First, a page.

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How Much Home Should I Buy?August 26, 2016
Buying a home in the Atlanta real estate market is a long-term investment, so most people think you should buy as much house as you can possibly afford. But this is not always the best approach. There are really two different avenues to consider before buying a home:
- How much can I afford?
- How much home do I need?
How Much Can I Afford?
Let’s start with the financial aspect. Looking at your income, debt and monthly expenditures, how much can you actually afford?
To determine how much you can afford, you need to figure in:
- Gross Annual Income
- Down Payment Amount
- Monthly Debt
- Current Mortgage Rates
- Additional Home Expenses like Property Taxes and Insurance
Keep in mind – the cost of your home, including taxes, maintenance, insurance and other costs, should not exceed 30% of your monthly pre-tax income. The sum of all your debts, including other expenditures like car payments, student loans or credit card payments, should not exceed 36% of your monthly pre-tax income.
Before beginning the house hunt, you should get pre-approved for a mortgage so you know exactly how much you have to spend on your new home. If you haven’t already, you also need to start saving for your down payment and other associated costs, such as appraisals and closing costs. Your Better Homes and Gardens Real Estate Metro Brokers agent can help connect you with mortgage, insurance and closing professionals to help you get a good perspective on the home buying process.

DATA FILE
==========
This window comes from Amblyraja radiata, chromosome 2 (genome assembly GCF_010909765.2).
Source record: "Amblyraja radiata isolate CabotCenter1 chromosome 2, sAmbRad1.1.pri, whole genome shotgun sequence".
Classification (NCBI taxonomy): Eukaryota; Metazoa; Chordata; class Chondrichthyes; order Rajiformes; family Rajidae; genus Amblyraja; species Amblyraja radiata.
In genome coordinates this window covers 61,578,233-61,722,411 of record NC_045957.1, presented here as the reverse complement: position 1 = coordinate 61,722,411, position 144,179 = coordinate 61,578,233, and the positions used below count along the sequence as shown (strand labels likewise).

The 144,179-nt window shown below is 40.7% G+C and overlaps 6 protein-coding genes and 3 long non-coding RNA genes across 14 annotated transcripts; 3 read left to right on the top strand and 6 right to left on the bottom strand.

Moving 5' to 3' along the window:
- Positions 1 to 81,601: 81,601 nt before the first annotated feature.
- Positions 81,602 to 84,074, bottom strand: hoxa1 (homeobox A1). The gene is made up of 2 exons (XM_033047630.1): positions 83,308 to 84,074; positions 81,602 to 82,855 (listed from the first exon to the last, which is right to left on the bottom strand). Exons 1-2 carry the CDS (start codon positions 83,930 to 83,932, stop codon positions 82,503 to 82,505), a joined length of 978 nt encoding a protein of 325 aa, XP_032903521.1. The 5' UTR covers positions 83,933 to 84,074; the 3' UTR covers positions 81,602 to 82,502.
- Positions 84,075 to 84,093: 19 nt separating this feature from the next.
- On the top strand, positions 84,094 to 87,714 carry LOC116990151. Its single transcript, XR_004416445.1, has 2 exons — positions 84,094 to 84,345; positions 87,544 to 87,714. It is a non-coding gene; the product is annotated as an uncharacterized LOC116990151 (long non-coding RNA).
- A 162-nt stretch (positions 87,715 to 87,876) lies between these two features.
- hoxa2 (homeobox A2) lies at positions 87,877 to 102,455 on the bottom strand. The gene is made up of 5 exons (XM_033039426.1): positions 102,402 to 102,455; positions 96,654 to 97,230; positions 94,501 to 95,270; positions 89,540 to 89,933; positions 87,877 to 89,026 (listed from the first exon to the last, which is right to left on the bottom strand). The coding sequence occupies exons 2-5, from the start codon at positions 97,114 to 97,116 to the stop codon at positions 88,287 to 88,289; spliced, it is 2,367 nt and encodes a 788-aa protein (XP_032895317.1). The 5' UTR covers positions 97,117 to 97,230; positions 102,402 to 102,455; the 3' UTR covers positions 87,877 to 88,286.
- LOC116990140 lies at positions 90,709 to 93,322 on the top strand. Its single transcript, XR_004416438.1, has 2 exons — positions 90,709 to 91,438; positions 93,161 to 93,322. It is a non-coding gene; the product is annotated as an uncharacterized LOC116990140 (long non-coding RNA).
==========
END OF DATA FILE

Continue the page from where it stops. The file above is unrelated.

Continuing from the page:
How Much Do I Need?
If the last few years have taught us anything, it’s to never buy more house than you can afford. You should also never buy more house than you actually need.
Even though most lenders will tell you spending up to 30% of your monthly income on your mortgage is perfectly acceptable, spending less is even better. There’s a term called “house poor” – meaning you can afford to live in your house, but that’s about it. You spend too much of your monthly income on housing expenses and can’t afford to enjoy other things such as eating out, concerts, vacations and more. You definitely don’t want to find yourself in this situation! The goal is to get as much as you can on your wish list without becoming house poor.
Sometimes, answering the question of how much you can afford is really the wrong thought. Instead of it being all about how much you can afford, think instead of how much home you actually need.
Think About Your Future
Even though you can’t predict the future or talk to your future self, you need to think about where you see yourself in 5-10, or even 15-20 years.
Then, think about the following factors:
- How long do you plan to live in this home? Is this a starter home, or do you hope to raise a family here?
- How big is your family? Is it going to continue to grow?
- What are your space requirements beyond the usual count of bedrooms and bathrooms? Do you need an office? A play room? A guest room?
- Where do you desire to live – in a certain school district or near work or family? And will those factors change within the time frame you hope to be in the home?
Don’t feel pressured to buy the biggest house possible. If you don’t absolutely need the $400,000 house, don’t buy it. A $300,000 house might do just fine, and you would have the extra $100,000 to spend on vacations, put into retirement… the possibilities are endless.
It’s all about finding a balance between what you can afford and what you actually need. Once you achieve this balance, you’ll be able to thoroughly enjoy your new home.